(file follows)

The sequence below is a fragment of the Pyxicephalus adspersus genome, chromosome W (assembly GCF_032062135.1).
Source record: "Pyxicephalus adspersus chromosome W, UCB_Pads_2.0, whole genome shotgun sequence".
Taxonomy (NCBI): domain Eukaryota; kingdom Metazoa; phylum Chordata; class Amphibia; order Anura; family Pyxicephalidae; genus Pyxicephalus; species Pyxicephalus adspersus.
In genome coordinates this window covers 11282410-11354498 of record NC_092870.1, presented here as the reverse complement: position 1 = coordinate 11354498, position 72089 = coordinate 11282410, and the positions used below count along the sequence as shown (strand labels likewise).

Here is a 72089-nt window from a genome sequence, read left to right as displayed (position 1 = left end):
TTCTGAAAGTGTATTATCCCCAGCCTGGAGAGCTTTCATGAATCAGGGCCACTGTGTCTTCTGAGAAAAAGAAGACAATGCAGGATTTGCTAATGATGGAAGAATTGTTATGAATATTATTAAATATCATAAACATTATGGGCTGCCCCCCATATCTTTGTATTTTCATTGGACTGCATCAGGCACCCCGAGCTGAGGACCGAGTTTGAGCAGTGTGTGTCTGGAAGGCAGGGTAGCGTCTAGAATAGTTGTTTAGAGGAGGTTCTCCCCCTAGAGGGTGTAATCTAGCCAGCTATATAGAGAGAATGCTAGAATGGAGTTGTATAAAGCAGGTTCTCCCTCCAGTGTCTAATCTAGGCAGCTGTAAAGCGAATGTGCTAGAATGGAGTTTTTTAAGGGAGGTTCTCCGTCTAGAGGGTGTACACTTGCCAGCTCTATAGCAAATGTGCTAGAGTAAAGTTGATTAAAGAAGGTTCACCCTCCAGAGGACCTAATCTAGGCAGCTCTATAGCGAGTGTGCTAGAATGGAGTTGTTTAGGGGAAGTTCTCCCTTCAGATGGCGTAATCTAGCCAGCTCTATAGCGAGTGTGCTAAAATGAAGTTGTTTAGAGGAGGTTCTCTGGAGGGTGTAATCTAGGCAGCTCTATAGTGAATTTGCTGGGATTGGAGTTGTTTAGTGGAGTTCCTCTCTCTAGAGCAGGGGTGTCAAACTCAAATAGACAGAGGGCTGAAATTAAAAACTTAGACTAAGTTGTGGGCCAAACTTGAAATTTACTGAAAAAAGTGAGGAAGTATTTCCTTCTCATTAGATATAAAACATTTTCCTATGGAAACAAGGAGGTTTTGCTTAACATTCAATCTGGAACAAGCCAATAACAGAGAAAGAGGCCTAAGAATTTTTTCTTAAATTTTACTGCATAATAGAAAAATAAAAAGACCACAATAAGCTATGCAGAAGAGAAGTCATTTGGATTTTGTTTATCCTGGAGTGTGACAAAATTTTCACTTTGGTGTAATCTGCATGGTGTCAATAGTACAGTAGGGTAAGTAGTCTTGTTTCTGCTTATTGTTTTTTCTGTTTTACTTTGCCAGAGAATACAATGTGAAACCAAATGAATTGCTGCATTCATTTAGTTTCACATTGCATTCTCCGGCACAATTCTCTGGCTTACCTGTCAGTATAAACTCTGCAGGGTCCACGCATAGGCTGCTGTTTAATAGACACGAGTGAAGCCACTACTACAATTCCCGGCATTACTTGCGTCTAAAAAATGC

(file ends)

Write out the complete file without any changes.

The sequence below is a fragment of the Pyxicephalus adspersus genome, chromosome W (assembly GCF_032062135.1).
Source record: "Pyxicephalus adspersus chromosome W, UCB_Pads_2.0, whole genome shotgun sequence".
Taxonomy (NCBI): domain Eukaryota; kingdom Metazoa; phylum Chordata; class Amphibia; order Anura; family Pyxicephalidae; genus Pyxicephalus; species Pyxicephalus adspersus.
In genome coordinates this window covers 11282410-11354498 of record NC_092870.1, presented here as the reverse complement: position 1 = coordinate 11354498, position 72089 = coordinate 11282410, and the positions used below count along the sequence as shown (strand labels likewise).

Here is a 72089-nt window from a genome sequence, read left to right as displayed (position 1 = left end):
TTCTGAAAGTGTATTATCCCCAGCCTGGAGAGCTTTCATGAATCAGGGCCACTGTGTCTTCTGAGAAAAAGAAGACAATGCAGGATTTGCTAATGATGGAAGAATTGTTATGAATATTATTAAATATCATAAACATTATGGGCTGCCCCCCATATCTTTGTATTTTCATTGGACTGCATCAGGCACCCCGAGCTGAGGACCGAGTTTGAGCAGTGTGTGTCTGGAAGGCAGGGTAGCGTCTAGAATAGTTGTTTAGAGGAGGTTCTCCCCCTAGAGGGTGTAATCTAGCCAGCTATATAGAGAGAATGCTAGAATGGAGTTGTATAAAGCAGGTTCTCCCTCCAGTGTCTAATCTAGGCAGCTGTAAAGCGAATGTGCTAGAATGGAGTTTTTTAAGGGAGGTTCTCCGTCTAGAGGGTGTACACTTGCCAGCTCTATAGCAAATGTGCTAGAGTAAAGTTGATTAAAGAAGGTTCACCCTCCAGAGGACCTAATCTAGGCAGCTCTATAGCGAGTGTGCTAGAATGGAGTTGTTTAGGGGAAGTTCTCCCTTCAGATGGCGTAATCTAGCCAGCTCTATAGCGAGTGTGCTAAAATGAAGTTGTTTAGAGGAGGTTCTCTGGAGGGTGTAATCTAGGCAGCTCTATAGTGAATTTGCTGGGATTGGAGTTGTTTAGTGGAGTTCCTCTCTCTAGAGCAGGGGTGTCAAACTCAAATAGACAGAGGGCTGAAATTAAAAACTTAGACTAAGTTGTGGGCCAAACTTGAAATTTACTGAAAAAAGTGAGGAAGTATTTCCTTCTCATTAGATATAAAACATTTTCCTATGGAAACAAGGAGGTTTTGCTTAACATTCAATCTGGAACAAGCCAATAACAGAGAAAGAGGCCTAAGAATTTTTTCTTAAATTTTACTGCATAATAGAAAAATAAAAAGACCACAATAAGCTATGCAGAAGAGAAGTCATTTGGATTTTGTTTATCCTGGAGTGTGACAAAATTTTCACTTTGGTGTAATCTGCATGGTGTCAATAGTACAGTAGGGTAAGTAGTCTTGTTTCTGCTTATTGTTTTTTCTGTTTTACTTTGCCAGAGAATACAATGTGAAACCAAATGAATTGCTGCATTCATTTAGTTTCACATTGCATTCTCCGGCACAATTCTCTGGCTTACCTGTCAGTATAAACTCTGCAGGGTCCACGCATAGGCTGCTGTTTAATAGACACGAGTGAAGCCACTACTACAATTCCCGGCATTACTTGCGTCTAAAAAATGC